Publishers Weekly - Publishers WeeklyThis somewhat pedestrian bedtime story from a British team offers little in the way of surprises, but still packs a measure of appeal for dinosaur fans. Hearing a noise one night, Bobby peeks outside and spies "a huge enormous dinosaur!" He puts on his bathrobe and follows the creature downtown, where "DINOSAURS WERE EVERYWHERE!" At first, the dinos seem bent on making Bobby a midnight snack ("Snatch him! Catch him! Munch him! Crunch him! Before he runs and tells on us!"), but when he promises to keep their secret, they let him join in the fun. The revelry continues until there's time for just one last game of hide-and-seek, and a scary one at that ("You can hide, and we will seek you,/ but if we find you, we might eat you!"), but in the end instead of eating Bobby the dinosaurs carry him home to bed. Emmett's uneven blend of prose and rhyme is offset by the exuberance of the cartoony artwork, which should entertain youngsters (some, however, may find the hide-and-seek scenario a tad unsettling, despite the happy ending). Jobling's background as an animator informs the simple lines and large, chunky shapes, unified with a smart use of color; the shade of Bobby's bathrobe, for instance, matches the green scales of the main dinosaur. Ages 3-6. (Mar.) Copyright 2001 Cahners Business Information.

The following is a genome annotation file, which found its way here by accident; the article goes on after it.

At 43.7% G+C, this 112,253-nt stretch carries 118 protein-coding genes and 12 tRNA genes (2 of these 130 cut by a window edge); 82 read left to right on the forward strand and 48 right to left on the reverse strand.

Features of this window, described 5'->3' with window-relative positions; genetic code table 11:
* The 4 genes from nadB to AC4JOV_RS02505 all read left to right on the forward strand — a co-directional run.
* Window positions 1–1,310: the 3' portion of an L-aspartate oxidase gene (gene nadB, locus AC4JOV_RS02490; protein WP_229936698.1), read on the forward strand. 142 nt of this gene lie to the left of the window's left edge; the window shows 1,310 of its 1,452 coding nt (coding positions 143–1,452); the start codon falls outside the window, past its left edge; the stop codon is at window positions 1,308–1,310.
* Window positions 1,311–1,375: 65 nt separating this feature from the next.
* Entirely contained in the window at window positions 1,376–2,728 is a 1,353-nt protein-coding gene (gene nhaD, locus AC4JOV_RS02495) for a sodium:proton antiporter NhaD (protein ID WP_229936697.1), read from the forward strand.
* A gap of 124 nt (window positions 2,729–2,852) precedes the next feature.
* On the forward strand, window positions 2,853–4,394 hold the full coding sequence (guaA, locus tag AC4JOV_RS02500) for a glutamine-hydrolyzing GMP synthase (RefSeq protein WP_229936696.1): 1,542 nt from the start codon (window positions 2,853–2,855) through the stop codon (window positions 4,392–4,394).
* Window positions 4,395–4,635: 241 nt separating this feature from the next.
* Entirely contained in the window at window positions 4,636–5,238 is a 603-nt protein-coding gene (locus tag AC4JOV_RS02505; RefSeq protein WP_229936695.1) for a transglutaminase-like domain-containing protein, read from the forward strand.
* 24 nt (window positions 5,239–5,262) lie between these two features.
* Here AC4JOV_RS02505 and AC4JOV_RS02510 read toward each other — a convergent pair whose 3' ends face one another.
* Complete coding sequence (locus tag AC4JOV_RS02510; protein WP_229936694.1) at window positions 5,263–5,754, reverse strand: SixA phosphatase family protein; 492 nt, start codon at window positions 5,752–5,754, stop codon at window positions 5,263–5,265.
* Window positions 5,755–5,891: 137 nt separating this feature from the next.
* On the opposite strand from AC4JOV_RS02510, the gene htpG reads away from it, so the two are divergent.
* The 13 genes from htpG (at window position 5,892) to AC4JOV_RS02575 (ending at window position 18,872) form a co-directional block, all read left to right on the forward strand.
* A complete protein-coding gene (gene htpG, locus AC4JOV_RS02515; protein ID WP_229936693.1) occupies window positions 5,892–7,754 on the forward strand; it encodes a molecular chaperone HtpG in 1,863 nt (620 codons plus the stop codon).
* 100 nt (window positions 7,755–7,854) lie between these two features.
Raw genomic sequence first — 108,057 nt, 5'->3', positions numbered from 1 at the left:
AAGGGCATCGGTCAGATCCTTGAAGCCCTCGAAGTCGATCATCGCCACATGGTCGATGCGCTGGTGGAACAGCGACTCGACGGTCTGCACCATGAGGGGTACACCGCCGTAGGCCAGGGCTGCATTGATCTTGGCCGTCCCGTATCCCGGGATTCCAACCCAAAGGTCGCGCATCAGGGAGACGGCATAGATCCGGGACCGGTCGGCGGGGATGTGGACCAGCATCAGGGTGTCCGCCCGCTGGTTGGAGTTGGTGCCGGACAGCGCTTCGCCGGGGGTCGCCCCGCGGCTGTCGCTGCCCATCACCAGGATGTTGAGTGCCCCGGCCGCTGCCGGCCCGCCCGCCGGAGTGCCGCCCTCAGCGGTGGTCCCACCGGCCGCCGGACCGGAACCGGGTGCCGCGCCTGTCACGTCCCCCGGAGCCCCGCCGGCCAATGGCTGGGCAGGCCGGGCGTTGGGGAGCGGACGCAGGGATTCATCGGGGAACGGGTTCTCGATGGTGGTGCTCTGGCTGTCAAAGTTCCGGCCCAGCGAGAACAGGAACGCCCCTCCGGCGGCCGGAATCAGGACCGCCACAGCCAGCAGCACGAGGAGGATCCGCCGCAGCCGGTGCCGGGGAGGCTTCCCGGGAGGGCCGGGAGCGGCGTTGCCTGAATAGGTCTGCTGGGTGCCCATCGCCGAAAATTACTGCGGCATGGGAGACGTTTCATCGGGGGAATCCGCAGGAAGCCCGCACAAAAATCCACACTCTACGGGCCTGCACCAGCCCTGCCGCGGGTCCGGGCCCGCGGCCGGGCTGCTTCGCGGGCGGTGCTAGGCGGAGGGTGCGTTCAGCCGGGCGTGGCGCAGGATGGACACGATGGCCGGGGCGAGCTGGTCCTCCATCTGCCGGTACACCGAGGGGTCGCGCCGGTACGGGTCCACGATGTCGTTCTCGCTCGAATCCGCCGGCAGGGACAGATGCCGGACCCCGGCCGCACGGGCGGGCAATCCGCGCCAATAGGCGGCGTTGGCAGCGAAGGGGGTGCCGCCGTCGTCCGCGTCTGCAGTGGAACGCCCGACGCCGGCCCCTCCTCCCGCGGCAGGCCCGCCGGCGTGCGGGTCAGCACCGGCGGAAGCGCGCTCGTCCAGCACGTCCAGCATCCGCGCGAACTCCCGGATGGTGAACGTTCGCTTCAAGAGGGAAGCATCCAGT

Children's LiteratureBobby woke up one night to some strange noise. He looked outside and saw a very large dinosaur. Not the least bit frightened, he put on his robe, but no slippers, and set out to follow the big beast. When he reached the city square, there were dinosaurs everywhere in a great variety of colors and sizes. They spotted poor Bobby and were all set to make a quick snack of him until he agreed not to reveal their existence. Instead he spent the night in a wild romp around the city-playing on rooftops, splashing in fountains and playing with the trains. The final game was hide-and-seek, with the threat that poor Bobby might get eaten if he was caught. He and his pet cat, who had also been a part of this adventure, hid in a barrel and one of his big green monster friends took him home and tucked him in. Had it all been some fabulous dream? The big footprints outside seem to imply that this midnight adventure may have been real. The illustrations are rendered in a cartoon style, which might allay some of the fears of ferocious, boy-eating dinosaurs. 2003 (orig. 2001), Golden Books, Ages 3 to 7.
Kirkus ReviewsSpotting a passing dinosaur from his bedroom window one night, young Bobby follows it to a square surrounded by tall, dark office buildings where a host of dinos has gathered for a wild rumpus. Jobling, creative director of PBS's "Bob the Builder," creates big, blocky cartoons featuring simplified but recognizable dinosaurs, each a single, bright color, sporting with a pajama-clad lad until he drifts off and is tenderly borne back to bed. Emmett (Bringing Down the Moon, 2001, etc.) himself drifts between prose and verse in telling the tale, which makes for abrupt, awkward changes in rhythm. He cites Where the Wild Things Are as his inspiration, but when it comes to emotional or psychological depth, he misses the boat there too. (Picture book. 5-7)
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